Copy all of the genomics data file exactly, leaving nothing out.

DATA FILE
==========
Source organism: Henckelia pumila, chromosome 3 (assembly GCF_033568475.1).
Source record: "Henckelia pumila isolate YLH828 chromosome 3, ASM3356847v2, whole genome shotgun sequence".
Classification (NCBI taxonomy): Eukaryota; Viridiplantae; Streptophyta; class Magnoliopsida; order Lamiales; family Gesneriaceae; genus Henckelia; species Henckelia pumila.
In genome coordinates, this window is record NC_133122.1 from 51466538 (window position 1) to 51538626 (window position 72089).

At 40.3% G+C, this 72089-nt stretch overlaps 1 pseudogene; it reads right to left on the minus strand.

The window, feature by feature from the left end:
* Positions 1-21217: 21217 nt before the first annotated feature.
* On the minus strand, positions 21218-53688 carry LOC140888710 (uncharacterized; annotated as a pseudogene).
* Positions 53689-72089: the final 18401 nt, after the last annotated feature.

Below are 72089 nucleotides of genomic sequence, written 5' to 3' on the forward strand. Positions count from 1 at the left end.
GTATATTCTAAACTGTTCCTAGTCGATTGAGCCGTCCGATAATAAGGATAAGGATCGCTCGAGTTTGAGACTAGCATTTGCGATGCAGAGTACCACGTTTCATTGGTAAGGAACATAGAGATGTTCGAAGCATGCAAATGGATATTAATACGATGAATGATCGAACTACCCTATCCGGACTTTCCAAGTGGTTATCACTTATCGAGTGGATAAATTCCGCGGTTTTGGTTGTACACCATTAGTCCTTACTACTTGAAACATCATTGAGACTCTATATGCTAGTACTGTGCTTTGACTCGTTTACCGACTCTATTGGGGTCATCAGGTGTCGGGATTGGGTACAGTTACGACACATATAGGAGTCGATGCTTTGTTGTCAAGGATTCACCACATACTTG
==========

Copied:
Source organism: Henckelia pumila, chromosome 3 (assembly GCF_033568475.1).
Source record: "Henckelia pumila isolate YLH828 chromosome 3, ASM3356847v2, whole genome shotgun sequence".
Classification (NCBI taxonomy): Eukaryota; Viridiplantae; Streptophyta; class Magnoliopsida; order Lamiales; family Gesneriaceae; genus Henckelia; species Henckelia pumila.
In genome coordinates, this window is record NC_133122.1 from 51466538 (window position 1) to 51538626 (window position 72089).

At 40.3% G+C, this 72089-nt stretch overlaps 1 pseudogene; it reads right to left on the minus strand.

The window, feature by feature from the left end:
* Positions 1-21217: 21217 nt before the first annotated feature.
* On the minus strand, positions 21218-53688 carry LOC140888710 (uncharacterized; annotated as a pseudogene).
* Positions 53689-72089: the final 18401 nt, after the last annotated feature.

Below are 72089 nucleotides of genomic sequence, written 5' to 3' on the forward strand. Positions count from 1 at the left end.
GTATATTCTAAACTGTTCCTAGTCGATTGAGCCGTCCGATAATAAGGATAAGGATCGCTCGAGTTTGAGACTAGCATTTGCGATGCAGAGTACCACGTTTCATTGGTAAGGAACATAGAGATGTTCGAAGCATGCAAATGGATATTAATACGATGAATGATCGAACTACCCTATCCGGACTTTCCAAGTGGTTATCACTTATCGAGTGGATAAATTCCGCGGTTTTGGTTGTACACCATTAGTCCTTACTACTTGAAACATCATTGAGACTCTATATGCTAGTACTGTGCTTTGACTCGTTTACCGACTCTATTGGGGTCATCAGGTGTCGGGATTGGGTACAGTTACGACACATATAGGAGTCGATGCTTTGTTGTCAAGGATTCACCACATACTTG